A New Minimum Wage, Again
The Fair Labor Standards Act (FLSA) establishes minimum wage, overtime pay, record keeping, and youth employment standards affecting employees in the private sector and in Federal, State, and local governments. Covered nonexempt workers are entitled to an established minimum wage. Employees should earn overtime pay at a rate not less than one and one-half times […]
Spoliation & How to Protect Against It
Most employers understand that they shouldn’t destroy evidence that may be relevant to litigation. And preserving the correct evidence can be a tricky process to navigate. An employer’s failure to identify what relevant evidence to keep, or by not following the proper procedures can lead to spoliation exposure and penalties. Spoliation is the destruction of […]
Common Objections at Trial
Courtroom objections are an essential component of trial when applied properly, they can contribute to winning the case. A courtroom objection is a statement made by an attorney for the purpose of questioning or challenging any specific evidence. Typically, the end goal of the objection is to limit the opponent’s submitted evidence or have it […]
In Limines in Employment Jury Trials
The Latin phrase “in limine” means “on the threshold”. A motion in limine (MIL) is simply a motion made “at the start” of trial, during a recess, or before a witness testifies. In limines are pre-trial motions discussed outside the presence of the jury, to request inclusion or exclusion of certain prejudicial testimony or relevant […]
Depositions in Employment Litigation
A deposition is a case discovery tool. Depositions are necessary to learn the basis for the other party’s claims or defense, and to test whether their testimony holds up under cross examination. A deposition also captures the witness testimony and preserves it. Employment litigants rarely have all the facts needed to prove their claims. They […]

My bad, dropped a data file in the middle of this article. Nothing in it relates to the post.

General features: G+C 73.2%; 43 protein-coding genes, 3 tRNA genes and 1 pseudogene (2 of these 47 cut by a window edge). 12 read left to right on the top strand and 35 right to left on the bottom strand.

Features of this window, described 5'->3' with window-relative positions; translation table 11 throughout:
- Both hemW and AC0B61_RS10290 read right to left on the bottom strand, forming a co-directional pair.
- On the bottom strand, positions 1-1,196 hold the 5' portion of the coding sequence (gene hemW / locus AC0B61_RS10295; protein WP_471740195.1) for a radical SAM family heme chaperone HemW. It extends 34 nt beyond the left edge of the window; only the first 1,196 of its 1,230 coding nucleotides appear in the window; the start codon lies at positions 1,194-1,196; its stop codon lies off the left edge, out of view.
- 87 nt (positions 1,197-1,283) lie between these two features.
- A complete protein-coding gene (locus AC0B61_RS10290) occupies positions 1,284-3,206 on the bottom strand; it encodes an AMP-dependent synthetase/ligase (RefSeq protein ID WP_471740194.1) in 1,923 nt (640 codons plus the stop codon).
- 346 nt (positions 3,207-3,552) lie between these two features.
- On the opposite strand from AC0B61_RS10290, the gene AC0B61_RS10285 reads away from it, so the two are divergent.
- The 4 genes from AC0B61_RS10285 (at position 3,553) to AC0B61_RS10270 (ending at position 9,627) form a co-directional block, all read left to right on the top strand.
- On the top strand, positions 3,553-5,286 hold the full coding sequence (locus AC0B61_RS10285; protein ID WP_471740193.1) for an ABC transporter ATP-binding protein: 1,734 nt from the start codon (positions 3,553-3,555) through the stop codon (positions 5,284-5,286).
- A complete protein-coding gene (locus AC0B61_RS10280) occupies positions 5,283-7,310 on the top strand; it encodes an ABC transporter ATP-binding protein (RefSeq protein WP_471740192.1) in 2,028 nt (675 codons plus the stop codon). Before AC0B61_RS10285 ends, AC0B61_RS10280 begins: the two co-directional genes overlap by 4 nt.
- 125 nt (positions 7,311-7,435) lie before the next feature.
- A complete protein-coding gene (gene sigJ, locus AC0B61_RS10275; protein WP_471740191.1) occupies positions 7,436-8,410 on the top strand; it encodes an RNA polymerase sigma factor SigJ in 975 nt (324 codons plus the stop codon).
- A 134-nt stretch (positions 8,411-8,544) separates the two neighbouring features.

A subpoena is a court-ordered command that requires an individual to appear in court and testify, or produce documents as part of a lawsuit. The term “subpoena” is the Latin term for “under penalty”. Under state and federal civil or criminal procedural laws, subpoenas offer attorneys a chance to obtain information to help their client’s […]
Florida Overtime Laws
There are different classifications an employer might assign to an employee, such as regular full-time, exempt and non-exempt. These classifications affect how the employer will compensate the employee regarding hours worked and overtime pay. If you are considered a regular full-time employee, you are expected to work 40 hours each week according to your schedule. […]
What is Pregnancy Discrimination in the Workplace?
The Pregnancy Discrimination Act (PDA) prohibits discrimination based on pregnancy, childbirth, or any related condition. It states that women affected by pregnancy, childbirth, or related medical conditions shall be treated the same for all employment-related purposes, including receipt of benefits. Employers must comply with the Family Medical Leave Act, which entitles employees to take unpaid, […]